This set of the Vollard Suite is in pristine condition, coming directly from the heirs of dealer Henri Petiet who handled the distribution of the works in the 1950s.  I was shocked that visitors were being allowed to use flash photography in the gallery – the BM should demand that works on paper are treated with more respect.

These prints are so forceful that it is impossible not to engage with them.  Picasso was a truly great etcher and pushes the artform to a new level, mastering every aspect of the medium.  Aside from the snap-happy people, it was wonderful to see others engaging so actively with works on paper.

I decided to stop for lunch in the Court Restaurant which has just been taken over by Benugo.  I hadn’t been here in a while but used to love their long leisurely lunches.  Sadly this was not one of those lunches and I was left disappointed by poor, luke-warm food and a menu that hints at tapas without going the whole way.

The Great Court at the British Museum. Own photograph.

To cheer myself up, I headed over to Buckingham Palace to see some more works on paper (though it’s always a bonus to see the Guards outside as well).  You may have thought we’d had our fill of Leonardo da Vinci last year with the National Gallery’s blockbuster exhibition and, indeed, many of his drawings included in that were on loan from the Royal Collection (although they were hard to see in the dark and crowded galleries).  But, here is another show of his works – the largest group of his anatomical drawings ever exhibited (the Royal Collection holds all but one of da Vinci’s surviving drawings – the other is in Weimar).  Leonardo da Vinci: Anatomist is a splendid display of 87 pages from his notebooks, 24 sides of which have never been seen before.

Leonardo da Vinci, The Muscles of the Leg. Own photograph.

During the Renaissance, in order to paint the body correctly, the artist had to understand its structure.  In 1489, Leonardo began working on ideas for a treatise on human anatomy; while some of his notes are clearly intertwined with his artistic needs, his ideas go above and beyond the basic requirements of a painter.  Leonardo was not one to do things by halves.   During winter 1510-11 he is thought to have worked with Marcantonio della Torre, Professor of Anatomy at the University of Pavia, who gave him access to dissected humans which he illustrated in great detail, drawing most of the major muscle groups and every bone except the skull.   Leonardo looks at the body as an architectural form with elevations, plans and sections; he follows an artistic approach with a scientific mind.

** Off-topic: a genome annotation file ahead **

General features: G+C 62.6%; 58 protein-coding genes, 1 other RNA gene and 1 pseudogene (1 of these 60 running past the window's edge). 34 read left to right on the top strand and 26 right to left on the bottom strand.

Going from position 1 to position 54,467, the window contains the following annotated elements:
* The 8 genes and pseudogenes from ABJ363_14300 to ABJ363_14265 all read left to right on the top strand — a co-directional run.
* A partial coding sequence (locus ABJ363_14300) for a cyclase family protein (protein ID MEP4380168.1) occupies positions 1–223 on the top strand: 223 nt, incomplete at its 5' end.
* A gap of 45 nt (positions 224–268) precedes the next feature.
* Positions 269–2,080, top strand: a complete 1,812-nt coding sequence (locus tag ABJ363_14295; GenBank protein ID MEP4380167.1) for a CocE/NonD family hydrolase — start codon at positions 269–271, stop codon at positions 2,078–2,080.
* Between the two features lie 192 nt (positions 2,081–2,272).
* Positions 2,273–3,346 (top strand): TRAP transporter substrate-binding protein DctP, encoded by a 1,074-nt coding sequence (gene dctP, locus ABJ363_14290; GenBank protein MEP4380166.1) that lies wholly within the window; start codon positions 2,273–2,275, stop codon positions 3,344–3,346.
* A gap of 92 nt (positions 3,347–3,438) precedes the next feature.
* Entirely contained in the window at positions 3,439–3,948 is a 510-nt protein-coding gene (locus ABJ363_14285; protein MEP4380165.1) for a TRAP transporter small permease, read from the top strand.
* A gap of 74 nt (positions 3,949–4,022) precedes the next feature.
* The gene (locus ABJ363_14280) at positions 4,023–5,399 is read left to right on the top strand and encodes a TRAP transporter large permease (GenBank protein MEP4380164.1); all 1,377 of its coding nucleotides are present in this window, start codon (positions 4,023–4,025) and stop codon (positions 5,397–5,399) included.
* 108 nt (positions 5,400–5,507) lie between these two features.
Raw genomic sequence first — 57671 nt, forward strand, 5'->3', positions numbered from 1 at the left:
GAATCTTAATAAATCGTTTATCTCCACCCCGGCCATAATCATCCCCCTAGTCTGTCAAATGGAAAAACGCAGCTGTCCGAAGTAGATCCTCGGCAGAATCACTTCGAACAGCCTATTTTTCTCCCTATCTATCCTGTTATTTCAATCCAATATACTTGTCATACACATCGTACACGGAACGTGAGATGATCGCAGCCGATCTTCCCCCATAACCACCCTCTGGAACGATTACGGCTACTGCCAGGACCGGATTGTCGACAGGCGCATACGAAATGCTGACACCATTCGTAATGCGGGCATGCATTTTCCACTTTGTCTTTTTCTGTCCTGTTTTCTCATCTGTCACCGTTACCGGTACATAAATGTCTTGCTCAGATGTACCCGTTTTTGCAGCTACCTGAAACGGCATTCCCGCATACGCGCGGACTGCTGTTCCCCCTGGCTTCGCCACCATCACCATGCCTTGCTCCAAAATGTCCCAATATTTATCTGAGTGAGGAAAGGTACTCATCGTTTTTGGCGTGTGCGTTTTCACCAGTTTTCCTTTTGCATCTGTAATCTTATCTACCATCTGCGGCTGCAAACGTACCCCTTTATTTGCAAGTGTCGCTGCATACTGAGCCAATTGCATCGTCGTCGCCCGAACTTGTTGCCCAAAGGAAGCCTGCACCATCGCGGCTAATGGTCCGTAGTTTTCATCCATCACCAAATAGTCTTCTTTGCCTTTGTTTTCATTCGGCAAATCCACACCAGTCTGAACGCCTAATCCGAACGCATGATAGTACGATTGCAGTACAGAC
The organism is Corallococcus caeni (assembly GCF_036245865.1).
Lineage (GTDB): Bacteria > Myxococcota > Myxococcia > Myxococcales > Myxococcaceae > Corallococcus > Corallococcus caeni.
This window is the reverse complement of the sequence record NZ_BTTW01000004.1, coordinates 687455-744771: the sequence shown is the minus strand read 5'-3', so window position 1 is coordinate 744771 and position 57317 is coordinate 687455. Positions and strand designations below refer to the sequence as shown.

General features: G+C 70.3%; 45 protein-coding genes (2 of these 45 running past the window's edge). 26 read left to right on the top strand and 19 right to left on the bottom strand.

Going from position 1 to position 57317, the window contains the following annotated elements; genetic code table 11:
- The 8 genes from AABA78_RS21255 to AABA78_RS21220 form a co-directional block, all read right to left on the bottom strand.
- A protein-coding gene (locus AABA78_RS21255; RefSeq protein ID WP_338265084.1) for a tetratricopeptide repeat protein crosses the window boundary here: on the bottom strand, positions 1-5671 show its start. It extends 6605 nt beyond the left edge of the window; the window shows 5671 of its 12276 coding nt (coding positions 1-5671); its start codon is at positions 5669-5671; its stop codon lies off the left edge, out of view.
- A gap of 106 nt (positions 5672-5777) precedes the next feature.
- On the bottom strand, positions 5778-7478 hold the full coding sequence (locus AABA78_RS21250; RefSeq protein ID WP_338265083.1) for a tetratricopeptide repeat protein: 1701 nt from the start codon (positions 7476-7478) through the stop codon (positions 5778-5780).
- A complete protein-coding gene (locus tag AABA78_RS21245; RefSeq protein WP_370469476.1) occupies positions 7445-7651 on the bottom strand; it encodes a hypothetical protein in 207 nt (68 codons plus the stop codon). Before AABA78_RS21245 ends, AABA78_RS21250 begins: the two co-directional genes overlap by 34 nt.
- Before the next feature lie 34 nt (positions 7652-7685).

Leonardo da Vinci, The Lungs. Own photograph.

The systems of display of this and the Picasso exhibition could not be more opposite – the Royal Collection’s approach is much jazzier and brighter but both work equally well due to the different styles of works on display.  Leonardo’s works are intellectually demanding but are presented in a way where they don’t seem exhausting or overbearing.  There is an amazing amount of information provided about the works with enlarged details printed on raised wall sections enabling visitors to analyse the drawings more thoroughly.  They have really brought the intricacies alive for the general public.  Some of the boards include pictures of the drawings in ultraviolet light offering a clearer look while some show translations of Leonardo’s notes so that they can be appreciated and understood.  This exhibition has involved a lot of work and it certainly pays off in leaps and bounds.